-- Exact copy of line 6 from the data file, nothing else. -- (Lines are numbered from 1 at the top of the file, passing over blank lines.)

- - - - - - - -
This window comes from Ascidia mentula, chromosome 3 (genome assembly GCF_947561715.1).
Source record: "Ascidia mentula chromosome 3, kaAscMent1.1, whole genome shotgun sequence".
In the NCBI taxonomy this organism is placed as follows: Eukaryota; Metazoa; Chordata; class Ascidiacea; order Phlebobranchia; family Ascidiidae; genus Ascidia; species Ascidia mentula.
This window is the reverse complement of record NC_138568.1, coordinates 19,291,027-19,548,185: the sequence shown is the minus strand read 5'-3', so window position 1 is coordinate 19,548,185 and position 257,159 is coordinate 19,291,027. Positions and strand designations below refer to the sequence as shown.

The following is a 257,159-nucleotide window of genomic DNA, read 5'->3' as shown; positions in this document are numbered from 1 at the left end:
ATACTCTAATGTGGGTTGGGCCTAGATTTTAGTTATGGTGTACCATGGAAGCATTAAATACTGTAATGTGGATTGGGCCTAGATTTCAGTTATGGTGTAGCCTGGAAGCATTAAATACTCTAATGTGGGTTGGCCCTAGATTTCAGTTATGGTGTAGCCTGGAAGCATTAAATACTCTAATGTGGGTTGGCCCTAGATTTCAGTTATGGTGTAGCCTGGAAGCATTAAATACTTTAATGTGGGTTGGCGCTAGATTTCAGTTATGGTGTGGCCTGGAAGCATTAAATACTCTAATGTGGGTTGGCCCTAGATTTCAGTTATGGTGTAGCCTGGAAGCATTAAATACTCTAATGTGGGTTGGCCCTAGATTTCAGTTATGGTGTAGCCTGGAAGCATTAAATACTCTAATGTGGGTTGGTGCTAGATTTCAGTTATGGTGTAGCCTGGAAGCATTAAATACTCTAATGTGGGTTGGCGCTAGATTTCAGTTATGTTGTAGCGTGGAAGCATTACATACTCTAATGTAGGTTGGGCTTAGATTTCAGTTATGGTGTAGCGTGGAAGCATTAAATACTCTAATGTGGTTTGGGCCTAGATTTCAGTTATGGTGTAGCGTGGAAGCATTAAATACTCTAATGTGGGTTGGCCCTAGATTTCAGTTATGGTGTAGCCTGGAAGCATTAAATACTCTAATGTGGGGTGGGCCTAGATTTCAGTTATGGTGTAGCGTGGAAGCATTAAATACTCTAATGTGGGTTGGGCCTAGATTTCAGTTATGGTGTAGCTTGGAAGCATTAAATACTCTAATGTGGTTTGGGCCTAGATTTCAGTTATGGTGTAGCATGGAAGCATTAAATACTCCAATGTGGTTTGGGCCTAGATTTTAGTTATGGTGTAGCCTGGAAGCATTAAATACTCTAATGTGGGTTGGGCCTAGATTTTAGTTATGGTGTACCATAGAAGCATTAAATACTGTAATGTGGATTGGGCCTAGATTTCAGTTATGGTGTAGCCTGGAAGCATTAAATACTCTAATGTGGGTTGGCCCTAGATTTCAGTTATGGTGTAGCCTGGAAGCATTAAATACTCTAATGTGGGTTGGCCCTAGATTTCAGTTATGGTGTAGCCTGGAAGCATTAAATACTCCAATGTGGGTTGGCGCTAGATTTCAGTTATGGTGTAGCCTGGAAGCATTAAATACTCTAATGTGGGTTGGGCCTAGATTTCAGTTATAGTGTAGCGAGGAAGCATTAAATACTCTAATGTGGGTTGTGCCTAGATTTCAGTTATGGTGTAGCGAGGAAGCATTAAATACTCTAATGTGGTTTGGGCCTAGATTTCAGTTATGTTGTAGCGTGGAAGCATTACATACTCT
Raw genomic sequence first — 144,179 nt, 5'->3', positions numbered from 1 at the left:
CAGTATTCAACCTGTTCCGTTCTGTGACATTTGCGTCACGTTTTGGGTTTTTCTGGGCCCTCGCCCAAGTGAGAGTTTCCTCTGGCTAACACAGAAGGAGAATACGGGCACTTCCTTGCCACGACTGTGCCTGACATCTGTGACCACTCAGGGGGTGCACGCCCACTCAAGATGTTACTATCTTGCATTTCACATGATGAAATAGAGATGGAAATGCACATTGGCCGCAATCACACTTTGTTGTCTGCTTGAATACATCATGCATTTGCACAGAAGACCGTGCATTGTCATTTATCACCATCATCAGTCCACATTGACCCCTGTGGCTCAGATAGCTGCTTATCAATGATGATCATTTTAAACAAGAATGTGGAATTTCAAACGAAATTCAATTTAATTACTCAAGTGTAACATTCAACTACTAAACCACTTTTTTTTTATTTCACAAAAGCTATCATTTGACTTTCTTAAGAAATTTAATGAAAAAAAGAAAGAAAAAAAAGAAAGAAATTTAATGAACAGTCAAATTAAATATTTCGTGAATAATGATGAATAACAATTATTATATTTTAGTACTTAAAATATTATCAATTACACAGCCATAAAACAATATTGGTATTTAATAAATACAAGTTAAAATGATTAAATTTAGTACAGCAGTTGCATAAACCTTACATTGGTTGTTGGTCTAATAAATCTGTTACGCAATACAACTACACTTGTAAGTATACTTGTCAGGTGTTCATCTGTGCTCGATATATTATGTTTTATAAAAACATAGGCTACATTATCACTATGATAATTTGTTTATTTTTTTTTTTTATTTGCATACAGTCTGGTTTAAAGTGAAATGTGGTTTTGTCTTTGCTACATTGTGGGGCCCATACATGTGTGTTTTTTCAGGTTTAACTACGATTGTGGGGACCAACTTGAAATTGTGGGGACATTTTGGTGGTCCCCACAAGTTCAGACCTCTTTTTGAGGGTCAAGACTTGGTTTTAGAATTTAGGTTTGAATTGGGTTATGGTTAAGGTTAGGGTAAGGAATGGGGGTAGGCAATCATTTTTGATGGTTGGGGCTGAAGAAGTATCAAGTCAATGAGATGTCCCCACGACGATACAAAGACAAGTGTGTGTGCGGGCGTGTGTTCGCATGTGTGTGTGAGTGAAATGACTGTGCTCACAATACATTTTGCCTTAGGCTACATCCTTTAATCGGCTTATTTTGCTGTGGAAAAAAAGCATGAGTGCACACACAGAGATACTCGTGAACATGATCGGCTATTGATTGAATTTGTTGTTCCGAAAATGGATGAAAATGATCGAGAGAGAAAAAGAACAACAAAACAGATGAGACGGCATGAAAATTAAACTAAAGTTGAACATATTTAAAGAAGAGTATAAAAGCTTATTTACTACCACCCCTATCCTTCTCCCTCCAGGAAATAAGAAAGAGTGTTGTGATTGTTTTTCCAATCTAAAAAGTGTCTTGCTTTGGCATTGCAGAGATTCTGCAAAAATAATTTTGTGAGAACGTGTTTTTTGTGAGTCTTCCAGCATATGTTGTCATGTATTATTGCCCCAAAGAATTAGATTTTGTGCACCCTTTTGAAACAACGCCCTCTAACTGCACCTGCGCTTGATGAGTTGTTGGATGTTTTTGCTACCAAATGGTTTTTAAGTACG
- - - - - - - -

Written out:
ATACTCTAATGTGGGTTGGGCCTAGATTTTAGTTATGGTGTACCATGGAAGCATTAAATACTGTAATGTGGATTGGGCCTAGATTTCAGTTATGGTGTAGCCTGGAAGCATTAAATACTCTAATGTGGGTTGGCCCTAGATTTCAGTTATGGTGTAGCCTGGAAGCATTAAATACTCTAATGTGGGTTGGCCCTAGATTTCAGTTATGGTGTAGCCTGGAAGCATTAAATACTTTAATGTGGGTTGGCGCTAGATTTCAGTTATGGTGTGGCCTGGAAGCATTAAATACTCTAATGTGGGTTGGCCCTAGATTTCAGTTATGGTGTAGCCTGGAAGCATTAAATACTCTAATGTGGGTTGGCCCTAGATTTCAGTTATGGTGTAGCCTGGAAGCATTAAATACTCTAATGTGGGTTGGTGCTAGATTTCAGTTATGGTGTAGCCTGGAAGCATTAAATACTCTAATGTGGGTTGGCGCTAGATTTCAGTTATGTTGTAGCGTGGAAGCATTACATACTCTAATGTAGGTTGGGCTTAGATTTCAGTTATGGTGTAGCGTGGAAGCATTAAATACTCTAATGTGGTTTGGGCCTAGATTTCAGTTATGGTGTAGCGTGGAAGCATTAAATACTCTAATGTGGGTTGGCCCTAGATTTCAGTTATGGTGTAGCCTGGAAGCATTAAATACTCTAATGTGGGGTGGGCCTAGATTTCAGTTATGGTGTAGCGTGGAAGCATTAAATACTCTAATGTGGGTTGGGCCTAGATTTCAGTTATGGTGTAGCTTGGAAGCATTAAATACTCTAATGTGGTTTGGGCCTAGATTTCAGTTATGGTGTAGCATGGAAGCATTAAATACTCCAATGTGGTTTGGGCCTAGATTTTAGTTATGGTGTAGCCTGGAAGCATTAAATACTCTAATGTGGGTTGGGCCTAGATTTTAGTTATGGTGTACCATAGAAGCATTAAATACTGTAATGTGGATTGGGCCTAGATTTCAGTTATGGTGTAGCCTGGAAGCATTAAATACTCTAATGTGGGTTGGCCCTAGATTTCAGTTATGGTGTAGCCTGGAAGCATTAAATACTCTAATGTGGGTTGGCCCTAGATTTCAGTTATGGTGTAGCCTGGAAGCATTAAATACTCCAATGTGGGTTGGCGCTAGATTTCAGTTATGGTGTAGCCTGGAAGCATTAAATACTCTAATGTGGGTTGGGCCTAGATTTCAGTTATAGTGTAGCGAGGAAGCATTAAATACTCTAATGTGGGTTGTGCCTAGATTTCAGTTATGGTGTAGCGAGGAAGCATTAAATACTCTAATGTGGTTTGGGCCTAGATTTCAGTTATGTTGTAGCGTGGAAGCATTACATACTCT